All of us will stress
face at some point in our life. Whether it’s an impending deadline at work, the
pressure that comes from managing your own business, renovating a home, or
running a household, we all face stressful situations. Stress in and of itself isn’t
problematic – it’s our natural response to cope with situations that may put us
It’s when we find
ourselves in a constant state of stress that we run into trouble. Chronic
stress wreaks havoc on the body, affecting everything from our mental health to
our ability to properly digest food. Here are just some of the ways that stress
affects our health:
Ever heard someone say
that they have butterflies in their stomach, or that they’ve had a
gut-wrenching experience? The connection between stomach cramps or tension and
feeling stressed isn’t random.
Stress can directly
affect digestion in a number of different ways. When we’re in a state of
stress, our body sends blood away from our digestive organs and towards our
limbs, so that we’re ready to run or fight our way from danger.
The brain and the
gastrointestinal (or GI) system are connected, and they regularly interact by
sending signals to one another. An anxious or stressed brain can cause symptoms
in the gut, so learning to effectively manage stress might help to relieve
digestive discomfort or pain.
When we feel stressed,
our bodies respond by tensing up our muscles and then relaxing them as we are
removed from the stressful situation. When we experience chronic stress, these
tensed muscles never get a chance to properly relax. This creates tension in
not only the muscles themselves but also in other areas of the body that are
For example, people
often tense their shoulders when they are stressed, which over time affects the
neck and head, leading to tension headaches and migraines. Stress can also
manifest in pain in the lower back, a symptom that’s often experienced by
and stress management can help to ease tension throughout the body, allowing
for a greater sense of wellbeing.
Problems with sleep
Insomnia, or the
inability to sleep, can be caused by many things – one of which is stress. If
you’ve experienced a particularly stressful period in your life and find yourself
unable to sleep, there may well be a connection between the two.
When we experience
high levels of stress, it can be difficult to ‘wind down’ in the evenings
before bed. Rather than feeling tired, we find ourselves in a hyper-aroused
state where our minds are racing, making it extremely difficult to reach a
state of relaxation that’s necessary for sleep.
Sleep directly affects
our cognition, or our ability to think clearly. This means that getting enough
sleep is an important part of managing stress and making decisions that benefit
our health and wellbeing. Lack of sleep or poor quality sleep places stress on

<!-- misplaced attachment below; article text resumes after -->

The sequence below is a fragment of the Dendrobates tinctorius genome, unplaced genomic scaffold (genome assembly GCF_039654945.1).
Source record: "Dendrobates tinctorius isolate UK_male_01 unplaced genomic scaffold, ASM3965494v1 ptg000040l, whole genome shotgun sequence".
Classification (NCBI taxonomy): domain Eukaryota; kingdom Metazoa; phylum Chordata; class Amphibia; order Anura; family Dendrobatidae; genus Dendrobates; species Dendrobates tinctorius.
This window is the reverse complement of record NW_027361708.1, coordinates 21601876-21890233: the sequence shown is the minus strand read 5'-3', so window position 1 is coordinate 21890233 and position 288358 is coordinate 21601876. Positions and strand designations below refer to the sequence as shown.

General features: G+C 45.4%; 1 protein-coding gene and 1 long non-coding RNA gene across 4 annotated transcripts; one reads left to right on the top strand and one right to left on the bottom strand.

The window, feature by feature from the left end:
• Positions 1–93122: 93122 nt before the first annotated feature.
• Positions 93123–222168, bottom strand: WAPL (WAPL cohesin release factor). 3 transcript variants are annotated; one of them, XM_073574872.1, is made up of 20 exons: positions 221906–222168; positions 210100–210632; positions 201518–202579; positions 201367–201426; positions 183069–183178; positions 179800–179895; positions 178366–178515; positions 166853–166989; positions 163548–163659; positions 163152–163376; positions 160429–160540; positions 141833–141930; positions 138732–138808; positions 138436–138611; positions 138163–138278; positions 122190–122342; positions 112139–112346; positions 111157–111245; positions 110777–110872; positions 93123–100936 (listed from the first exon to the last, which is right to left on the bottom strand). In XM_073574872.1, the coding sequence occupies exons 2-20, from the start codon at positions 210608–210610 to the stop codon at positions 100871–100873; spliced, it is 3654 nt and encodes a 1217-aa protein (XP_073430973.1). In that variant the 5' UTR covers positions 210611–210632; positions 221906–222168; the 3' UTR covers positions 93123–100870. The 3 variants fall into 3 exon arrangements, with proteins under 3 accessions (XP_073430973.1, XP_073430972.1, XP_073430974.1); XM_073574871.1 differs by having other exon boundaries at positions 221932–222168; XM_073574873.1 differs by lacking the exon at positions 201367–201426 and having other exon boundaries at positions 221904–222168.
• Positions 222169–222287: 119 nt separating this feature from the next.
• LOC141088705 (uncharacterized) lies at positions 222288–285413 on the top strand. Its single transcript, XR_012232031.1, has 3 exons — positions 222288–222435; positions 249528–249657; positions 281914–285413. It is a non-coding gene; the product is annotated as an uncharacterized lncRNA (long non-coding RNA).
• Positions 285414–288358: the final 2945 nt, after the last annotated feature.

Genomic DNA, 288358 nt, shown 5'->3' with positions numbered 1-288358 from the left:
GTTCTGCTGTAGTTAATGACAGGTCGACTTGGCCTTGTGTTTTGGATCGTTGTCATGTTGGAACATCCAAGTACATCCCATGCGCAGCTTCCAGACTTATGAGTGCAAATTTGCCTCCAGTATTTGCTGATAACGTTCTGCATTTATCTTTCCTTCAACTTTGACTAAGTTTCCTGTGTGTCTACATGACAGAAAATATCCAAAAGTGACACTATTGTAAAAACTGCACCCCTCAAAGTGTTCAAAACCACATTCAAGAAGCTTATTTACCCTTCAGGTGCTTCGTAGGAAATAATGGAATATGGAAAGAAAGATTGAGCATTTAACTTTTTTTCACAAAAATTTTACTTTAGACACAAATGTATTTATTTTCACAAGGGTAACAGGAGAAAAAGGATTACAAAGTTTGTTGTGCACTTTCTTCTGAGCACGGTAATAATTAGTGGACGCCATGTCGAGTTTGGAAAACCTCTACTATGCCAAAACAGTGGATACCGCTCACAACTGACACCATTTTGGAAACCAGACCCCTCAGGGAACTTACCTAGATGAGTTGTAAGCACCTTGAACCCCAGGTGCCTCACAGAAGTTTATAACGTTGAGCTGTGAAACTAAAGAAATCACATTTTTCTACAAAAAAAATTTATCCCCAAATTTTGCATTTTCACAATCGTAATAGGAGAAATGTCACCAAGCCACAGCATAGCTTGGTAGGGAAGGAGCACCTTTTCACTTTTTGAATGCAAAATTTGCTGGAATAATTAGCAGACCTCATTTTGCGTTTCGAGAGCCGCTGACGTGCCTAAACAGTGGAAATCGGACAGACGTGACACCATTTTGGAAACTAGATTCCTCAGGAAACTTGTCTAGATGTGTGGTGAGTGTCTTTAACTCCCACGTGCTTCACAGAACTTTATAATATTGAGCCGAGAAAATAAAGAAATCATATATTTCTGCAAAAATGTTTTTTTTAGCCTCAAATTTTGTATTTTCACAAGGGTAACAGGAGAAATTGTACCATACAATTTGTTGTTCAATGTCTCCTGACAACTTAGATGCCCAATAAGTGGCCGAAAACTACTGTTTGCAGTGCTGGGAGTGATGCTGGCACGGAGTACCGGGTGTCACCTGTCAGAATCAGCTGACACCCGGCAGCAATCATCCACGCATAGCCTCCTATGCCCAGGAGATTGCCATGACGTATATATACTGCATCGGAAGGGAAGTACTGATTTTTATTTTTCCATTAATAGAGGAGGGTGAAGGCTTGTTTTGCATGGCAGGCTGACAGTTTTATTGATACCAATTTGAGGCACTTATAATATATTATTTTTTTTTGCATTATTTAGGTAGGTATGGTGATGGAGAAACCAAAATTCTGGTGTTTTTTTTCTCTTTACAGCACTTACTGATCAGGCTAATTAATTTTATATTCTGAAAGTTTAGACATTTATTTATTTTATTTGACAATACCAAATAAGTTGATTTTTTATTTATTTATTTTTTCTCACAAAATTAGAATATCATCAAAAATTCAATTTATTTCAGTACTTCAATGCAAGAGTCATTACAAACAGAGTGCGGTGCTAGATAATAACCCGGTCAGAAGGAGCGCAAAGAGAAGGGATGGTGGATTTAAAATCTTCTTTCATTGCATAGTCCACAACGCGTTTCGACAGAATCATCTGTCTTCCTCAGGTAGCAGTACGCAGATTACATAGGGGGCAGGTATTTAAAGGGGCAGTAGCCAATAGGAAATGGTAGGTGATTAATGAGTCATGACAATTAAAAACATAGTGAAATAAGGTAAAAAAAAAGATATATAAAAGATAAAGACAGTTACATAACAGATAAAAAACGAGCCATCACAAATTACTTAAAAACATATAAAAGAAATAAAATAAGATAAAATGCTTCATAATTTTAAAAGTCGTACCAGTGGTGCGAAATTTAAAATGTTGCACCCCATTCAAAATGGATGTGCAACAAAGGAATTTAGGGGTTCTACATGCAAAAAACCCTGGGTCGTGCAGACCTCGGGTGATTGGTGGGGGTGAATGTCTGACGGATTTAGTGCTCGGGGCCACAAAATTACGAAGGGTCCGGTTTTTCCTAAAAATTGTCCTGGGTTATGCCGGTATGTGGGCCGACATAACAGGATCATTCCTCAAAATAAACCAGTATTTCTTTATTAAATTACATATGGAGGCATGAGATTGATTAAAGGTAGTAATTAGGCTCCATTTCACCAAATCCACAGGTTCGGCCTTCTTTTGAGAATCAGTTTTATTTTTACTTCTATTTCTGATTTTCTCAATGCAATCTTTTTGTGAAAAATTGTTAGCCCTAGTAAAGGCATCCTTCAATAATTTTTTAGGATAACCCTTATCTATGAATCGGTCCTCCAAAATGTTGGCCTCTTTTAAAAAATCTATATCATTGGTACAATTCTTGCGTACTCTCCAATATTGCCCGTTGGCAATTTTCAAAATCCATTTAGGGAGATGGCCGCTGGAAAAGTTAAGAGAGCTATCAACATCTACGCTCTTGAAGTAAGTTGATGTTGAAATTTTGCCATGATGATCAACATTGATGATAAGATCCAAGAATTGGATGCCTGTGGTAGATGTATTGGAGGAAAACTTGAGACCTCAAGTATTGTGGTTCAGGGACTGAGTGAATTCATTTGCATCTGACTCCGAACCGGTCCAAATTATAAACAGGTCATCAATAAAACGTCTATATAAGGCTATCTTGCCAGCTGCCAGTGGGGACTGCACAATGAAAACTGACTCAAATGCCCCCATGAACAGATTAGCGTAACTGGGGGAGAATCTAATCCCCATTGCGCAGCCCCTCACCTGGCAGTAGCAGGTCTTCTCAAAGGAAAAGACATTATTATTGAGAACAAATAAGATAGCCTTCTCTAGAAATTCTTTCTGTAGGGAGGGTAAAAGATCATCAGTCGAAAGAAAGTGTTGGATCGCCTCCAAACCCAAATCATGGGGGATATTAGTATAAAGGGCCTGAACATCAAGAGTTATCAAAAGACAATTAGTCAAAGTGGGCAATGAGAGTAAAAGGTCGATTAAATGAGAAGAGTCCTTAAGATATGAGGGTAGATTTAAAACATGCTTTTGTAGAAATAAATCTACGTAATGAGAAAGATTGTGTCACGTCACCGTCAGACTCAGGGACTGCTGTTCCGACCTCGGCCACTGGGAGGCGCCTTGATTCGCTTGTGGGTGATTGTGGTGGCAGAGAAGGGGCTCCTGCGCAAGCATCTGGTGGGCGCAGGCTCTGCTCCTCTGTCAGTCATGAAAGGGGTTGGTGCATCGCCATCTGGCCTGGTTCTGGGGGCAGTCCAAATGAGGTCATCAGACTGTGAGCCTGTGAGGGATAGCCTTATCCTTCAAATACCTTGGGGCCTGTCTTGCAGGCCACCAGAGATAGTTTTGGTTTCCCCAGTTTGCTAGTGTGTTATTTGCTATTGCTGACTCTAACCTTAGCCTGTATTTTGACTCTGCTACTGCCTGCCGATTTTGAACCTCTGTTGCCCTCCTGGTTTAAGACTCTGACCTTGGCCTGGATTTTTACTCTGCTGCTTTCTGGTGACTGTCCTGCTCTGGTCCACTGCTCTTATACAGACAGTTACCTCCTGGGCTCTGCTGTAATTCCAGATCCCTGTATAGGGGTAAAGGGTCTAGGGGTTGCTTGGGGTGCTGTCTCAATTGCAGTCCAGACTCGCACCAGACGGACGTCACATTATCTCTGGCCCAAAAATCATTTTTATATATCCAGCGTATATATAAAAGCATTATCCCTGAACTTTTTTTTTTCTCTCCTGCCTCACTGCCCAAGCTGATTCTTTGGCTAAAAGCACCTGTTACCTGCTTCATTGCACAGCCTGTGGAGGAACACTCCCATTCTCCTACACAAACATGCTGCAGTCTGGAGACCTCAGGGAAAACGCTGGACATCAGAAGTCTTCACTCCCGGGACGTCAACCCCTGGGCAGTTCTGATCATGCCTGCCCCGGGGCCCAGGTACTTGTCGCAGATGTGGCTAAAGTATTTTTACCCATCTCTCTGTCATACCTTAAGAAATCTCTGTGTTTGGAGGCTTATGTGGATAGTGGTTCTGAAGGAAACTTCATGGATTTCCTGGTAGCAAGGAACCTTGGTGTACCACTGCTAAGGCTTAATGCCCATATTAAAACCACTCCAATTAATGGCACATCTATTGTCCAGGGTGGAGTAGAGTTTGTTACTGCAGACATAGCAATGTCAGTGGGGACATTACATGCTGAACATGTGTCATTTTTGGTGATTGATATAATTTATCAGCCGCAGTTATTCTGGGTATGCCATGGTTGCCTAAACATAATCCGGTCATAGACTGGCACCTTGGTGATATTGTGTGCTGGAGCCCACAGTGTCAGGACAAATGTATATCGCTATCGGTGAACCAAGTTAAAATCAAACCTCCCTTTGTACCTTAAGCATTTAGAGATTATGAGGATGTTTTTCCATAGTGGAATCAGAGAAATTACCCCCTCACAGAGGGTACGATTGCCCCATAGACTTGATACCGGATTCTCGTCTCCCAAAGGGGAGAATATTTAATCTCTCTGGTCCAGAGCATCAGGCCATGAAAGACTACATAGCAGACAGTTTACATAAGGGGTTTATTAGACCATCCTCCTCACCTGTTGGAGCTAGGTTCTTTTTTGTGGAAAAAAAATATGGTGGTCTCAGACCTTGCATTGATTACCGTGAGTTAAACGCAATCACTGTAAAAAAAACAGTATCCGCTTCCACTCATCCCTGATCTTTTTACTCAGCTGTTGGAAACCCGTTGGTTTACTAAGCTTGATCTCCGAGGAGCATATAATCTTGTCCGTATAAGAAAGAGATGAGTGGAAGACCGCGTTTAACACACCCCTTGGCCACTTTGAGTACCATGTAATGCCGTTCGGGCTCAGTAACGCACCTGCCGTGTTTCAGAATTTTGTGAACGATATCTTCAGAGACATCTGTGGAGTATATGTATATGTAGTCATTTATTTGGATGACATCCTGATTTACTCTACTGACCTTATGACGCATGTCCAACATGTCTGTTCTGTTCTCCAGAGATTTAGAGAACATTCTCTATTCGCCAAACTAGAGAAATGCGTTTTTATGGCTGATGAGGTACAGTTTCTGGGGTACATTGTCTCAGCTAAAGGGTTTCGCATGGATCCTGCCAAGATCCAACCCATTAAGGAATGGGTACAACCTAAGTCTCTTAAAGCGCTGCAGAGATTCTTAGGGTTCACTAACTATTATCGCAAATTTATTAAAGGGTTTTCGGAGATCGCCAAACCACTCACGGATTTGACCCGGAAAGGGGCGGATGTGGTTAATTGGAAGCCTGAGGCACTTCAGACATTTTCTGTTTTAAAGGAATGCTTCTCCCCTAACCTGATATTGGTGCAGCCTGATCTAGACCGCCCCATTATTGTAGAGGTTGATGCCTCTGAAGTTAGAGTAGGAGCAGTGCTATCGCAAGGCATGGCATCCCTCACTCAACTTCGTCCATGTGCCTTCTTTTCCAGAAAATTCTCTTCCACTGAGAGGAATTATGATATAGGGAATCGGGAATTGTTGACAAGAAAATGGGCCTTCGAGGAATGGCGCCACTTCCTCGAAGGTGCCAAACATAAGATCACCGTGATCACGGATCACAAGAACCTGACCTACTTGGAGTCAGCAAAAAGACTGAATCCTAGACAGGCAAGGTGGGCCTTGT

our heart and cardiovascular system.
Chronic stress can
affect the reproductive health of both men and women. For women, elevated
stress levels can have an effect on the menstrual cycle, resulting in an
irregular or absent menstrual cycle as well as painful or uncomfortable
periods. Stress can also worsen the symptoms of women experiencing menopause.
Stress can also affect
the fertility of both men and women, lowering the libido and the chances of a
Whether you’re trying
to conceive or not, managing stress levels can improve reproductive health and
restore the production of sex hormones.
In short doses, stress
can actually have a positive effect on the immune system, kicking our bodies
into gear and preparing them to fight off infection. When we’re chronically
stressed, the communication between our brains and bodies doesn’t work as well,
and the immune system may actually weaken.
Other symptoms of
chronic stress, for example, poor digestion or sleep, can contribute to our
bodies ability to effectively fight off disease or infection. Keeping stress at
bay gives our bodies a greater chance of working effectively, helping to boost
our immune system.
Our mental health is
just as important as our physical health. Stress can have a huge effect on our
mental wellbeing, leading to a feeling of being unable to cope with life’s pressures
or manifesting in conditions like anxiety or depression.
Stress can come from
many different sources and impacts everyone differently. It can affect our
emotions, our behaviour, and our desire to participate in healthy activities
like exercise or socialising with others.
In the same way,
everyone manages stress differently, so it’s important to find a strategy that
works for you and your lifestyle. If you’re experiencing stress that’s
affecting your health, speak to your GP about finding a solution that works for